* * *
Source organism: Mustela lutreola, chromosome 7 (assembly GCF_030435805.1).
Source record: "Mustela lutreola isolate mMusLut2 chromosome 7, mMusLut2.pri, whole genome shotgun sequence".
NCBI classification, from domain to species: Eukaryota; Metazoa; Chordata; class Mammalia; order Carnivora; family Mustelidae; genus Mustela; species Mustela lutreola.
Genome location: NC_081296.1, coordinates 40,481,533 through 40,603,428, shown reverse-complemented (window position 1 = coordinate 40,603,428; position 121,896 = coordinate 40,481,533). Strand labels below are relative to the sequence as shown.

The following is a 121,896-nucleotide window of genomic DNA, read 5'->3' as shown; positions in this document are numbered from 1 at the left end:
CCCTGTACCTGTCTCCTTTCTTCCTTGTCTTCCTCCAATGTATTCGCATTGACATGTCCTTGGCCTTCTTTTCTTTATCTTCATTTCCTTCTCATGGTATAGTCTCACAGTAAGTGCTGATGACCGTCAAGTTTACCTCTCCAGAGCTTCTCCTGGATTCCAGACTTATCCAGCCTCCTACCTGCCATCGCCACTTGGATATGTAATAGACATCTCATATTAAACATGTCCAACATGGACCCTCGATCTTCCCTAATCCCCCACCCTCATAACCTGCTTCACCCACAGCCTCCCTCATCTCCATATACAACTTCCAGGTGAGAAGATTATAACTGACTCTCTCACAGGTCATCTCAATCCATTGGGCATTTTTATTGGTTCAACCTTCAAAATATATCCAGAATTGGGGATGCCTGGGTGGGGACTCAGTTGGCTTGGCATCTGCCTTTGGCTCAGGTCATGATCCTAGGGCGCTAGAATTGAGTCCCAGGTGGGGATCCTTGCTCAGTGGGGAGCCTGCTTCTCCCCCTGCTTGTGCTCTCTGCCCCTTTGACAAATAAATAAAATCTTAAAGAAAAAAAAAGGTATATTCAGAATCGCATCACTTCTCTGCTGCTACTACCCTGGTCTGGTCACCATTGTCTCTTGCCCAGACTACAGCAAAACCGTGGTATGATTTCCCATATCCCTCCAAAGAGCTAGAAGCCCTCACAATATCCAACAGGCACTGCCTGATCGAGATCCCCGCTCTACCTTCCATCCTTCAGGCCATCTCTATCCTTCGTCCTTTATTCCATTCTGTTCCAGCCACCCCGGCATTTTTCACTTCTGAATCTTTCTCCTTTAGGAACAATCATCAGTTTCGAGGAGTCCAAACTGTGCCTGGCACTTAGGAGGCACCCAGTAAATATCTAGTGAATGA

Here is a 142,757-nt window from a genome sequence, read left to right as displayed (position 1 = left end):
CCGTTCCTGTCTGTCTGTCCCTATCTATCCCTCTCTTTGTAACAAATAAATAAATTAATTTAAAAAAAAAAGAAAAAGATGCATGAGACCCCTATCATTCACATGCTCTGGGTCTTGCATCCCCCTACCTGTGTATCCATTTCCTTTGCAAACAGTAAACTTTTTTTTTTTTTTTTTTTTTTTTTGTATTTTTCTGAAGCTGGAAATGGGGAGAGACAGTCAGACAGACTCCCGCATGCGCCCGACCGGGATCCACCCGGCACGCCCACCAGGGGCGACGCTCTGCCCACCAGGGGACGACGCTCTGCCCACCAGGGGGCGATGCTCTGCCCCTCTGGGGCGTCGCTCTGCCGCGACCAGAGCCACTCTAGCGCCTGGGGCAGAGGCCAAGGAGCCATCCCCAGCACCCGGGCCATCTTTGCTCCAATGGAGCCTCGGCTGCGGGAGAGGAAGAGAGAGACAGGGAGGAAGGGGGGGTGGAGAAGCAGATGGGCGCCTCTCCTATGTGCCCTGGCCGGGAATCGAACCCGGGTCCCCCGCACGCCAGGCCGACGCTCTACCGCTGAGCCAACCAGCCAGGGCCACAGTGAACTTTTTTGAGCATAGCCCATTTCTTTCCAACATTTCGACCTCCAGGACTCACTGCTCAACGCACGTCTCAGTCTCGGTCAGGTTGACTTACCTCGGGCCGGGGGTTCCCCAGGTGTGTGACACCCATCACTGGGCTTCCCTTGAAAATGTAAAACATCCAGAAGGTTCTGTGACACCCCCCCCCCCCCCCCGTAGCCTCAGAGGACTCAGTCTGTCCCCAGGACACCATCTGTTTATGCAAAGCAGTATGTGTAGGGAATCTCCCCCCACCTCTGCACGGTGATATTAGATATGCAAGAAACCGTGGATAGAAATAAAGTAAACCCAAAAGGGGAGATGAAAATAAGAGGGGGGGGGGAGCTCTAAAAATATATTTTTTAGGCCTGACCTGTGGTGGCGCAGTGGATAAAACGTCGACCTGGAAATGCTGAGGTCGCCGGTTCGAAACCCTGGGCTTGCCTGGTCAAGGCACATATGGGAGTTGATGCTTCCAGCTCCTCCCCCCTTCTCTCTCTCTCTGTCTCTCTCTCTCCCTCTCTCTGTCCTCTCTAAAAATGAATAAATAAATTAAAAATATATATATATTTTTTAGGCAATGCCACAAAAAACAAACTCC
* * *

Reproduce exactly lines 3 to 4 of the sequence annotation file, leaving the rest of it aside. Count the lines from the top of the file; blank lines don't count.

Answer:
NCBI classification, from domain to species: Eukaryota; Metazoa; Chordata; class Mammalia; order Carnivora; family Mustelidae; genus Mustela; species Mustela lutreola.
Genome location: NC_081296.1, coordinates 40,481,533 through 40,603,428, shown reverse-complemented (window position 1 = coordinate 40,603,428; position 121,896 = coordinate 40,481,533). Strand labels below are relative to the sequence as shown.